Pagitt's ideas are valuable in this age of rapid change. He affirms the place of churches that fall into each of these categories, giving each type of church ideas on how to preserve their traditions while not becoming obsolete. Pagitt also gives churches hope for the future by encouraging them to be ahead of the cultural curve instead of lagging behind, as we so often tend to do. I would encourage pastors and church leaders to read this in a peer learning group or book study and have a discussion. See what kind of church you will be in the Inventive Age!

Doug Pagitt is a missional community leader, professional speaker, author, and radio host. Find out more about his book, Church in the Inventive Age, here.

Monday, November 1, 2010

An Update on Church-State Separation

by Rev. Dr. Charles P. McGathy

As national political fires heat up, the subject of separation of church and state once again becomes a topic of intense debate. We Baptists may belong to different political parties or prefer to vote as independents, but we ought to be clear when it comes to the separation of church and state that there is historically one consistent position for Baptists. Our faith is founded upon the notion that there should be religious freedom for all people and that the separation of church and state is a biblical principle supported by Jesus. When he taught his followers to “render unto Caesar the things that are Caesar’s and unto God the things that are God’s,” he established a wall that we should understand and respect.

Our Baptist forbearers understood this. As Baptists they were frequently the recipients of unfair treatment of a church-dominated state, both in the old world an in the fledgling American colonies. That is why Baptists like John Leland are so important. He demanded an absolute separation of religion and government. Leland argued to men like James Madison who framed the U.S. Constitution:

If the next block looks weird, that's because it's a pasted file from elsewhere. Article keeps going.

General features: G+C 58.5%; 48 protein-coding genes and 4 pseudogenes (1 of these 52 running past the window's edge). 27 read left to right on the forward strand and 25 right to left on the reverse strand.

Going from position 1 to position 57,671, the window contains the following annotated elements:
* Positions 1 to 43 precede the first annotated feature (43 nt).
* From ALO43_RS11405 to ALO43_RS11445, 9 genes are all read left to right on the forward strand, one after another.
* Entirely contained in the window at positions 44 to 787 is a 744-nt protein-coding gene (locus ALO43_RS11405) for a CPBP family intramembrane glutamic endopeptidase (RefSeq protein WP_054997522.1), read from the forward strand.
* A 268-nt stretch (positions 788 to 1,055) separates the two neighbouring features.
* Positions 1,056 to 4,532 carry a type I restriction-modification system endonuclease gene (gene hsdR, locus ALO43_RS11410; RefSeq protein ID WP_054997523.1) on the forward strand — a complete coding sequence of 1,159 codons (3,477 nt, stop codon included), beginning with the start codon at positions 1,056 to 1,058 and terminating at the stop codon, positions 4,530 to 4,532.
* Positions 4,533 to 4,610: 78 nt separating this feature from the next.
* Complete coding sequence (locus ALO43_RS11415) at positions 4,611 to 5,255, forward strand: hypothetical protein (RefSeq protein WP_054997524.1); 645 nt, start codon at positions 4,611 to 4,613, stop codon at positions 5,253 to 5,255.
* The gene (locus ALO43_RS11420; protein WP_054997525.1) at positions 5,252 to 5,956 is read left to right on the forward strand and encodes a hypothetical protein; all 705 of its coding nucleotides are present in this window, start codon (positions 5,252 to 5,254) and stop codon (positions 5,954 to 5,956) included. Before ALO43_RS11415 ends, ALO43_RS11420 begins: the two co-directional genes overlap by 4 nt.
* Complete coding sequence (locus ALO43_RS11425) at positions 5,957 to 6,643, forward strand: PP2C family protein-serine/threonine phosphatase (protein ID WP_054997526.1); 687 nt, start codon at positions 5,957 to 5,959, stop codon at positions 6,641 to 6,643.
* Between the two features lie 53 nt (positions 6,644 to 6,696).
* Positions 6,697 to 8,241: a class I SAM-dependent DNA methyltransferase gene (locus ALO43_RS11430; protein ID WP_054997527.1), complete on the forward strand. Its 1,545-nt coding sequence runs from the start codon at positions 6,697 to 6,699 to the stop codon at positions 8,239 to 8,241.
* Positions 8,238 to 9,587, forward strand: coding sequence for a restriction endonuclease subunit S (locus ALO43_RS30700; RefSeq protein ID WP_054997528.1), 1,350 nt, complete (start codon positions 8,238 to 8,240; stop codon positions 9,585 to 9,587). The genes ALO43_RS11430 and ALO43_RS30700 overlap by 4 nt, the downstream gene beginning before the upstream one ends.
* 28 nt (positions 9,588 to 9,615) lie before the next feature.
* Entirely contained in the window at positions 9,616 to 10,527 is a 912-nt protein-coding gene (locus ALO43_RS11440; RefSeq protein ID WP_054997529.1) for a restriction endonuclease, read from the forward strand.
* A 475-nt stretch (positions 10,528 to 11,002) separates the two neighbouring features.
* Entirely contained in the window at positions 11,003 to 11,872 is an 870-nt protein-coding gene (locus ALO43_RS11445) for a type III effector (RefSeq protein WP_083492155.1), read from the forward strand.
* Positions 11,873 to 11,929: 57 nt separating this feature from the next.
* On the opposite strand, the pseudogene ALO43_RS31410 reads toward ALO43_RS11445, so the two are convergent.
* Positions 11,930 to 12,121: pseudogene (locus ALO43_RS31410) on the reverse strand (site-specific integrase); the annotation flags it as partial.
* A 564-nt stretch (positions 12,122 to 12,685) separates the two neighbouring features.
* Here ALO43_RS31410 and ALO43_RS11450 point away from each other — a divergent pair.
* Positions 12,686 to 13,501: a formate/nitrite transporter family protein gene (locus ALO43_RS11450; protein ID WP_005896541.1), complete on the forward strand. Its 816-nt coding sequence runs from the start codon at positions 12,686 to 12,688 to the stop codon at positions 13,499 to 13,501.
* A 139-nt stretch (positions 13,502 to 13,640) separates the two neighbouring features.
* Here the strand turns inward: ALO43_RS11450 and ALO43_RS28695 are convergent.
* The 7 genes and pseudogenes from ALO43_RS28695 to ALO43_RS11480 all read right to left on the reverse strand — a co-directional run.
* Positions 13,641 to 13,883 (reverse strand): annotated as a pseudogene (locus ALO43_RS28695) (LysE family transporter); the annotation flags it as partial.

Government should protect every man in thinking and speaking freely, and see that one does not abuse another. The liberty I contend for is more than toleration. The very idea of toleration is despicable; it supposes that some have a pre-eminence above the rest to grant indulgence, whereas all should be equally free, Jews, Turks (Muslims), Pagans and Christians.
I mention John Leland intentionally because he would be mortified to learn that the award that bears his name has just been awarded by the Southern Baptist’s Ethics and Religious Commission to Alan Sears. Alan Sears who heads up the Alliance Defense Fund has actually advocated the removal of a wall of separation between church and government. He has said, “One by one more and more bricks that make up the artificial 'wall of separation' between church and state are being removed, and Christians are once again being allowed to exercise their constitutional right to equal access to public facilities and funding.” Surely John Leland would be turning in his grave, where inscribed upon the tombstone it says:
Here lies the body of John Leland, 1754-1841, who labored sixty-seven years to promote piety and vindicate the civil and religious rights of men.